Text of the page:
by Brooks Hays
Bristol, England (UPI) Nov 15, 2016
A porch light and a crack in the screen door can make for an itchy evening. Lights are known to attract insects; some harmless, like moths, others bothersome, like biting midges. But not all lights are equally attractive.
Researchers at the University of Bristol found LED lights attract fewer insects than traditional filament lamps. They published their findings in the journal Ecology and Evolution.
Scientists set up LEDs, traditional incandescent lamps and compact fluorescent lamps at 18 field test sites in England. More than 4,000 insects were captured and identified during the testing. Test results showed traditional incandescent lamps attract for times as many insects as LEDs.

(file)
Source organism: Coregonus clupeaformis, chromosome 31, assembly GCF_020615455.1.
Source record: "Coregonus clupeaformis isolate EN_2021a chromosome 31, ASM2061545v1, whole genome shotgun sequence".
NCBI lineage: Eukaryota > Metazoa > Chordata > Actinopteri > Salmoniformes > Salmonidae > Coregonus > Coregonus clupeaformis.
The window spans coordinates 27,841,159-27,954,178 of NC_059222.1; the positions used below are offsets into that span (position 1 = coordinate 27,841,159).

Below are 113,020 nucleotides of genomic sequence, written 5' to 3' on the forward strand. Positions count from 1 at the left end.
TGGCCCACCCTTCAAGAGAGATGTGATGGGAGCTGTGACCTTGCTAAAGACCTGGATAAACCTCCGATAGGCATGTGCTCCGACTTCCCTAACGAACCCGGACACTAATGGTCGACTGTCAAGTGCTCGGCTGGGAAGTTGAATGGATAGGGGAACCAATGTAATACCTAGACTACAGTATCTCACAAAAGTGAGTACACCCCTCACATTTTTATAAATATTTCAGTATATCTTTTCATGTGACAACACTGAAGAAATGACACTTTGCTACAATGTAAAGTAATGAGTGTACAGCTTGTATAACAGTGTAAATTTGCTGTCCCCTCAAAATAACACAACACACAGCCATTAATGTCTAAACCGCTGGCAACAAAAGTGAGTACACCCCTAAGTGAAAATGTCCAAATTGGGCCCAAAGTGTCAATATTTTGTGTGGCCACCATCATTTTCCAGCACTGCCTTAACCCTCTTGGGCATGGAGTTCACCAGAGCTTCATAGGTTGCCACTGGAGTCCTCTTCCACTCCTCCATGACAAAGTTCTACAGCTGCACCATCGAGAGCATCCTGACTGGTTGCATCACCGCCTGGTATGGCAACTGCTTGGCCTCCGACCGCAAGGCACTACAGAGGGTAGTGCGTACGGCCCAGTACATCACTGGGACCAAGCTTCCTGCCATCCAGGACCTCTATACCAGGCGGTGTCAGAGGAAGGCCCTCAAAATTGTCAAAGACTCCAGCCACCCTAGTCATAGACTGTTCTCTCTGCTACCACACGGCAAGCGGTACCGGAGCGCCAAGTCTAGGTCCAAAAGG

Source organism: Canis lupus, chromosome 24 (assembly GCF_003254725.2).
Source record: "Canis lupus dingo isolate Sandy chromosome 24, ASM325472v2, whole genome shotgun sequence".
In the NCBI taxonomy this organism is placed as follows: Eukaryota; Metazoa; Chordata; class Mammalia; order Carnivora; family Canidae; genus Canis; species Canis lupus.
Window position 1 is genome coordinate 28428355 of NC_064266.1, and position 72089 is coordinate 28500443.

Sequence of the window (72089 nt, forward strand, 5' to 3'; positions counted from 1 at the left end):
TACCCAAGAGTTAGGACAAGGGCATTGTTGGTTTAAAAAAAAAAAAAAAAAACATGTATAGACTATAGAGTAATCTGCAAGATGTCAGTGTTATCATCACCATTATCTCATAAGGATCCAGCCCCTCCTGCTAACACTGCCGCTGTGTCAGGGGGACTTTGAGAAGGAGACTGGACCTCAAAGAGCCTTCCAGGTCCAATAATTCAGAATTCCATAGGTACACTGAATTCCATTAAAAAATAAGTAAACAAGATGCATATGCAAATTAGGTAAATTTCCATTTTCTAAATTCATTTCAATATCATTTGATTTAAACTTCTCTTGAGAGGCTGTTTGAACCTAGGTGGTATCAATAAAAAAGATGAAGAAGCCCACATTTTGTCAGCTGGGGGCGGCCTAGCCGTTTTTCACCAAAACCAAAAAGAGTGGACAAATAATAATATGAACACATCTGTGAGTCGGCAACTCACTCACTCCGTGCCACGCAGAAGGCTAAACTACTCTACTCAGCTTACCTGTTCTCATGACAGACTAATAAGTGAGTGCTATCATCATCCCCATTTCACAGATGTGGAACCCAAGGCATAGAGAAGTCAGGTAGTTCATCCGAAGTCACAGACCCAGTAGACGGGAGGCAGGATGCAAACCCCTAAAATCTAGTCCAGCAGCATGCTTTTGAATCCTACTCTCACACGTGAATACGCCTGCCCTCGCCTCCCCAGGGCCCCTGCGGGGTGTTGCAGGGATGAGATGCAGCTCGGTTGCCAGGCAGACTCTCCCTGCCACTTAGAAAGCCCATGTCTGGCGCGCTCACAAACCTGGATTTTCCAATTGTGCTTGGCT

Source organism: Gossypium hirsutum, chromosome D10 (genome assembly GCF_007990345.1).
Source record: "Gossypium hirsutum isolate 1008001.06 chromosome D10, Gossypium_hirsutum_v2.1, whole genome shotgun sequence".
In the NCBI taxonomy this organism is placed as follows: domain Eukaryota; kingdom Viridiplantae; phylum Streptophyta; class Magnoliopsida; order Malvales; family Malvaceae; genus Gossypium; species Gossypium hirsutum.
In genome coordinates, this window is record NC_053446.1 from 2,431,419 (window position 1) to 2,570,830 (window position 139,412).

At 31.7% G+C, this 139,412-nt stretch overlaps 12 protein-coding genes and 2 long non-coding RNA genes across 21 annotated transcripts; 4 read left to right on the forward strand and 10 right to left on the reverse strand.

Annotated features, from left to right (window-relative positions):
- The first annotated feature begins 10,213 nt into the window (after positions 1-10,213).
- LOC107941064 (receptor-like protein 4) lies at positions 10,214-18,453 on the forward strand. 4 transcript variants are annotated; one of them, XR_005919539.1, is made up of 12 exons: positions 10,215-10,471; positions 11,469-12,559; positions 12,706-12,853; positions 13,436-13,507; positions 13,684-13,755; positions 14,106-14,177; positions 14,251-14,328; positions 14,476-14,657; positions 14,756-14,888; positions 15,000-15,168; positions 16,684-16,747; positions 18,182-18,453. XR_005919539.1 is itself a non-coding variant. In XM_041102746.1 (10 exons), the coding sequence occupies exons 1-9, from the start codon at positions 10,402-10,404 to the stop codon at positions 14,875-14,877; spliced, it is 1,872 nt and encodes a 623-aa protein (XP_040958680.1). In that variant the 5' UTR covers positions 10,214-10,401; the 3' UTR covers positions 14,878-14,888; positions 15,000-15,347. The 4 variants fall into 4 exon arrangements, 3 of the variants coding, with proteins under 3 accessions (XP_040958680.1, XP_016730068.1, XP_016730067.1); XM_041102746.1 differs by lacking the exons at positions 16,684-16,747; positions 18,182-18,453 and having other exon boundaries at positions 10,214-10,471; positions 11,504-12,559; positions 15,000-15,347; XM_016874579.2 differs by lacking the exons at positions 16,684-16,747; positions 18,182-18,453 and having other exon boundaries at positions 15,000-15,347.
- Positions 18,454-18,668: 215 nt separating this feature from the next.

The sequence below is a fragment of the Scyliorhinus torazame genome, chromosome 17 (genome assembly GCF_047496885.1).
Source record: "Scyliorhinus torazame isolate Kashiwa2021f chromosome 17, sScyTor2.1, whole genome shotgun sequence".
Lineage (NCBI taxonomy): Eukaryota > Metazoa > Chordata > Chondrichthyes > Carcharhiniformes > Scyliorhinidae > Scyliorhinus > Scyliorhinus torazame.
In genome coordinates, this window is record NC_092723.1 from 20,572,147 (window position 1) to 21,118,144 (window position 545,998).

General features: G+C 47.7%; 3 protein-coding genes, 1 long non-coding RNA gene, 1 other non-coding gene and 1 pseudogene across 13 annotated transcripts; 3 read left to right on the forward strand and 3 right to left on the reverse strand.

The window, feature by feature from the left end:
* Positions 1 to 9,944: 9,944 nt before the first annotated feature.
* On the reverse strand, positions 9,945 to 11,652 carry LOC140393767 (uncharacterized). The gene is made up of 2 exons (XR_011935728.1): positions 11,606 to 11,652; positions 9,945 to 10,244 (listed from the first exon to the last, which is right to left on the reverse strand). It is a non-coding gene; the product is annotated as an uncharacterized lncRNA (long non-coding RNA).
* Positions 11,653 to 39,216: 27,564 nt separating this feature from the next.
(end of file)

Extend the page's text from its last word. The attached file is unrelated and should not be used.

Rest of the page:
Approximately 80 percent of all biting flies visiting the test sites congregated around traditional incandescent lamps. Just 2 to 3 percent visited LEDs.
"We were surprised by the number of biting flies drawn to the traditional tungsten lights," lead researcher Andy Wakefield said in a news release. "We do not know why this is but we know that some insects use thermal cues to find warm-blooded hosts in the night, so perhaps they were attracted to the heat given off by the filament bulb."
Researchers say more work needs to be done to analyze the effects of different lights on heat-seeking flies and mosquitoes, species which transmit disease.
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